“I’m familiar with that view of things. We’ve already had enough of squalor, poverty, syphilis, and violence in African literature. Look around us. There are beautiful girls, good-looking men, Brazza Beer, good music. Doesn’t all that inspire you? I’m concerned for the future of African Literature in general. The main character in the African novel is always single, neurotic, perverse, depressive, childless, homeless, and overburdened with debt. Here, we live, we fuck, we’re happy. There needs to be more fucking in African literature too!”
– pp. 45-46.
Congolese, first-time novelist Fiston Mwanza Mujila may well be brilliant; his Man Booker Prize-nominated Tram 83 certainly is brilliance, African literature of honest and refreshing exuberance. Published two years ago in French, Tram 83 has garnered worldwide attention, and was published this last year in translation by Roland Glasser through the nonprofit literary arts press Deep Vellum. I’ve previously reviewed a collection of Shishkin stories from these fantastic publishers of contemporary translations into English, and I have a trove of other releases to soon read and review. They are a press that I have quickly became excited about, and Tram 83 only solidifies my appreciation of the benefit they provide readers in the United States.
This novel takes its name from the fictional, infamous nightclub of an unnamed African city-state where underworld elements of squalor, corruption, and opportunity gather in a haze of drugs, sexuality, philosophy, and politics. Trapped in a sociopolitical culture of perpetual succession, residents of the city and visitors alike compete in wild schemes of profiteering from the exploitation of the land’s natural mineral resources by the de facto ‘dissident General’ who sits in power.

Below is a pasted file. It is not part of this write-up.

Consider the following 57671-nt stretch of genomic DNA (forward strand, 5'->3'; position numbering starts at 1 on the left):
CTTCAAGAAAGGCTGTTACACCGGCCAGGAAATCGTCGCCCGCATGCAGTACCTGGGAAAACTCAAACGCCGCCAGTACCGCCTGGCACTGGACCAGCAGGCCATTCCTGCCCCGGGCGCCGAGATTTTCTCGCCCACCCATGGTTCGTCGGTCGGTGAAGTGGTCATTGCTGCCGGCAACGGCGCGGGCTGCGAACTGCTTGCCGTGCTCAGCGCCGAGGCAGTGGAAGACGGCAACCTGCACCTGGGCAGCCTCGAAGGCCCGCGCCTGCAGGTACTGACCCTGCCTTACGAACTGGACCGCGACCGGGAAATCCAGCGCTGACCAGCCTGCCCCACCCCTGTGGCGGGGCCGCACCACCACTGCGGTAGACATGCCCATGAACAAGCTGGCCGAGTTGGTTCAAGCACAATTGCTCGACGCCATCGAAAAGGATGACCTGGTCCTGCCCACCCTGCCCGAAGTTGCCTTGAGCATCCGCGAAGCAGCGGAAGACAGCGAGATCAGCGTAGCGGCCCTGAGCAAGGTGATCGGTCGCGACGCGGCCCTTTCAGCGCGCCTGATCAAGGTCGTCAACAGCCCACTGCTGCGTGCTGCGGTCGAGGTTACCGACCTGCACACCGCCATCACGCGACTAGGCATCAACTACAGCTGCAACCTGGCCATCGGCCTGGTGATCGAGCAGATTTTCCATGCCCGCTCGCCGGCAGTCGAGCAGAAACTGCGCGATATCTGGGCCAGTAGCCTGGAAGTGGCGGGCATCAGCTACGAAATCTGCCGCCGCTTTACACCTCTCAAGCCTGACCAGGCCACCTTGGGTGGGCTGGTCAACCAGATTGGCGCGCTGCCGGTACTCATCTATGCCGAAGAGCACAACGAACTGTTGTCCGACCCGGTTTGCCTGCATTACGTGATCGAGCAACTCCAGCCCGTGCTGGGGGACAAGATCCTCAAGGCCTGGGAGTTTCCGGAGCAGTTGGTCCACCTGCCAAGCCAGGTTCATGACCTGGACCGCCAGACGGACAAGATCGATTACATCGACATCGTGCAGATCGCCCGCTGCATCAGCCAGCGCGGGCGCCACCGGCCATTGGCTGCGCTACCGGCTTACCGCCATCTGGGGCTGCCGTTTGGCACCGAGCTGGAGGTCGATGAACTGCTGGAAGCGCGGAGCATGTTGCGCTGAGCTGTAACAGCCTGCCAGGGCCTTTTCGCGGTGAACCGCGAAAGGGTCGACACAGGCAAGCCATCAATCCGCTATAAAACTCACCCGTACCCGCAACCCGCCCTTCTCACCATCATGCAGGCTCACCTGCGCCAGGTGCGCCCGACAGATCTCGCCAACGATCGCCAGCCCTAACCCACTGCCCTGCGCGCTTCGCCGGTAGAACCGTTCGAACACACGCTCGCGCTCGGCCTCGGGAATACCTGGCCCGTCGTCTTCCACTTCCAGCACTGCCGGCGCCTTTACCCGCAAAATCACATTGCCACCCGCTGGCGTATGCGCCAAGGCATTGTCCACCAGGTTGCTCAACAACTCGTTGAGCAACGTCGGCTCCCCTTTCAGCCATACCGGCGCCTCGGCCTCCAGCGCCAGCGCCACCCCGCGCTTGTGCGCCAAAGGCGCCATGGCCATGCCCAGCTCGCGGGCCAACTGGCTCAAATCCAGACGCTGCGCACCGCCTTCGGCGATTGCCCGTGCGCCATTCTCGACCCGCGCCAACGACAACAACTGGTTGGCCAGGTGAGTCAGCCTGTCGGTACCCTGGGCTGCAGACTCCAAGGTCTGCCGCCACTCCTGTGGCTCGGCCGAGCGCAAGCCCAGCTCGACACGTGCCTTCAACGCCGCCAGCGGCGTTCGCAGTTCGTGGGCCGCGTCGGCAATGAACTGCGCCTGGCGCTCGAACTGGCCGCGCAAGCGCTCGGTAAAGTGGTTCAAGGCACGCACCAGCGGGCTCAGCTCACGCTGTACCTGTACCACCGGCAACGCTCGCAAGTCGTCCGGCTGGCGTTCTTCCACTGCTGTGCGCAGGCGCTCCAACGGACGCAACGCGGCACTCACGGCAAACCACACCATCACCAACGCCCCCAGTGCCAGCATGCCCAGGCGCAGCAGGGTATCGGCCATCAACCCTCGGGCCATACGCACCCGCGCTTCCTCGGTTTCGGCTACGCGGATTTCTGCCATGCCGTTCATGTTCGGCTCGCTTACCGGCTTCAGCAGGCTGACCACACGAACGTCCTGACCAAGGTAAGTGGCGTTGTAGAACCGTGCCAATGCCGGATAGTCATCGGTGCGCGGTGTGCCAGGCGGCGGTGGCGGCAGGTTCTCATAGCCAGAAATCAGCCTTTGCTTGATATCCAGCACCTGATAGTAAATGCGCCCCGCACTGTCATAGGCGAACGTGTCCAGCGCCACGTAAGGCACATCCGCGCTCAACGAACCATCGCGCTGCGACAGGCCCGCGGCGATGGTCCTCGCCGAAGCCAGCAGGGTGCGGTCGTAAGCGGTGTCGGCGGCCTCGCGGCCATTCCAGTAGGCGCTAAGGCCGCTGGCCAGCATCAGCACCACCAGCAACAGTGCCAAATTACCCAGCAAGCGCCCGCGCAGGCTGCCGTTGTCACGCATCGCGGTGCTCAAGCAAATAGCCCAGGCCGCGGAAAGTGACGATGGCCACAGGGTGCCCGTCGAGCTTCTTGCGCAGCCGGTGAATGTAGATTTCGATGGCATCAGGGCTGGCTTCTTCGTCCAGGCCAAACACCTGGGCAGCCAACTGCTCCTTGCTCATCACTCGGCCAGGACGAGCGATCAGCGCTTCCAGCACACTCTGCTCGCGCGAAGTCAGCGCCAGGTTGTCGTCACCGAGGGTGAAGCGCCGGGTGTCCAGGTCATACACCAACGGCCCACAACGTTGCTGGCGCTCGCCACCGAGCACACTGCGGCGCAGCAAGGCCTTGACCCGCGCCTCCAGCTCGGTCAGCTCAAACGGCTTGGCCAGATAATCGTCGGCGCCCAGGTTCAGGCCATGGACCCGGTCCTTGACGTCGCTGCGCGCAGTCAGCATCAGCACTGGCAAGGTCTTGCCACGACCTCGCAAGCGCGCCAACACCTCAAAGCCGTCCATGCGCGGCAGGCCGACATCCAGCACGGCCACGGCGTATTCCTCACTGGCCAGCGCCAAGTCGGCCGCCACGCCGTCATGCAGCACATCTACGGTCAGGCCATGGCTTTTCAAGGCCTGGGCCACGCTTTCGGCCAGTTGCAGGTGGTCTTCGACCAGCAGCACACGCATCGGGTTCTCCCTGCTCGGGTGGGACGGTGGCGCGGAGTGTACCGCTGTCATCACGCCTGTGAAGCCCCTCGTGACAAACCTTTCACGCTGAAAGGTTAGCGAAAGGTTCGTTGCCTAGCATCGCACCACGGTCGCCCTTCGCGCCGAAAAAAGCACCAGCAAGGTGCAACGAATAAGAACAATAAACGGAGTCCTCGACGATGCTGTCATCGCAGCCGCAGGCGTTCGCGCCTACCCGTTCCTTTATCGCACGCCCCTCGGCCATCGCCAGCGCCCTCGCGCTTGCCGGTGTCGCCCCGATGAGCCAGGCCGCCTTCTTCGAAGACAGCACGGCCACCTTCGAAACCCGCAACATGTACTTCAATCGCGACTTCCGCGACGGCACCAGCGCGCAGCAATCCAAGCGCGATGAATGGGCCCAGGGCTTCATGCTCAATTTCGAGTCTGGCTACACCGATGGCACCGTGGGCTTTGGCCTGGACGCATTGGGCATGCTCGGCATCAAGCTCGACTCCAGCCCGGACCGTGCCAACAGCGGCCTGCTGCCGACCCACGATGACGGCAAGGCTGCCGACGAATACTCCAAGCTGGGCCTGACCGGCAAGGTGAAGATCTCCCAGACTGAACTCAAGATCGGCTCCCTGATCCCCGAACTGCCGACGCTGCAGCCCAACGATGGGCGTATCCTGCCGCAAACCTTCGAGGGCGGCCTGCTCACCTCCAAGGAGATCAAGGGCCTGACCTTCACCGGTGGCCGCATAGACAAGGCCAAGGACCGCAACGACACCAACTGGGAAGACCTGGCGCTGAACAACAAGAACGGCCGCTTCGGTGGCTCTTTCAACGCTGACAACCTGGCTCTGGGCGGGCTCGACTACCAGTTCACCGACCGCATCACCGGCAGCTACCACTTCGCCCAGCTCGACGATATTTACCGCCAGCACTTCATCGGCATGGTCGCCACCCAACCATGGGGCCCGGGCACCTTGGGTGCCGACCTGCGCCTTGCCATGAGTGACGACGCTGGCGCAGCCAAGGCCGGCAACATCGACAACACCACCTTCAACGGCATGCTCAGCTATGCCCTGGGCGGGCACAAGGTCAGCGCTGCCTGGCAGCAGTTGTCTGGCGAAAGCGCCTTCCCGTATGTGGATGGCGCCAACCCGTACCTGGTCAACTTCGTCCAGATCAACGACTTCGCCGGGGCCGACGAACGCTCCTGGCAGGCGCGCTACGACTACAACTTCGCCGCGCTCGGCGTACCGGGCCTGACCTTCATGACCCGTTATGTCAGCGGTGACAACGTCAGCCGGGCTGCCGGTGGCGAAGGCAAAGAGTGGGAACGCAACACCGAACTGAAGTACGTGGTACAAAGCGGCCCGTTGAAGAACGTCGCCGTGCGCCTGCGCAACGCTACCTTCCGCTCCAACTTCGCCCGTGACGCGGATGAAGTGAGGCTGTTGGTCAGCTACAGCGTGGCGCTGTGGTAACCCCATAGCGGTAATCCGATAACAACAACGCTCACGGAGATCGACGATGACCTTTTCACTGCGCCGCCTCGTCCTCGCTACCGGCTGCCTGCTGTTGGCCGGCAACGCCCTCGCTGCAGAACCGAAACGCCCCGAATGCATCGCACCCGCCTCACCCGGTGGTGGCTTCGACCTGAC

Growing up – and remaining – in the city, Requiem is a realist, seeing a world past redemption: “The roads that lead to truth and honesty are cut by flooding, filth, dog turds, lies, and black-outs…” A scam artist dreaming of attaining more power in the broken existence personified by the drunken dances and excess of Tram 83, Requiem’s outlook is challenged by the arrival of his childhood friend Lucien, an aspiring writer and intellectual, looking to change the world through a literature of honest Truth.
The plot to Tram 83 is loose, ill-defined and nearly lost in the jazz-like improvisational, poetic style to the text:
 In the distance: first light, music, fatwas, angelus bells, the laughter of the post-adolescent baby-chicks, the single-mamas with spoiled breasts, the Tram busgirls and waitresses, the strike and its students, the desperados and their dogs, the dissident rebels and their desire for rape, the local mayor bringing out his fifteen sacks of heterogenite, the publisher with a single-mama-post-baby-chick, the screeching of the rails, the tragic lamentations of the Railroad Diva, the haze, the melancholy of a life premeditated.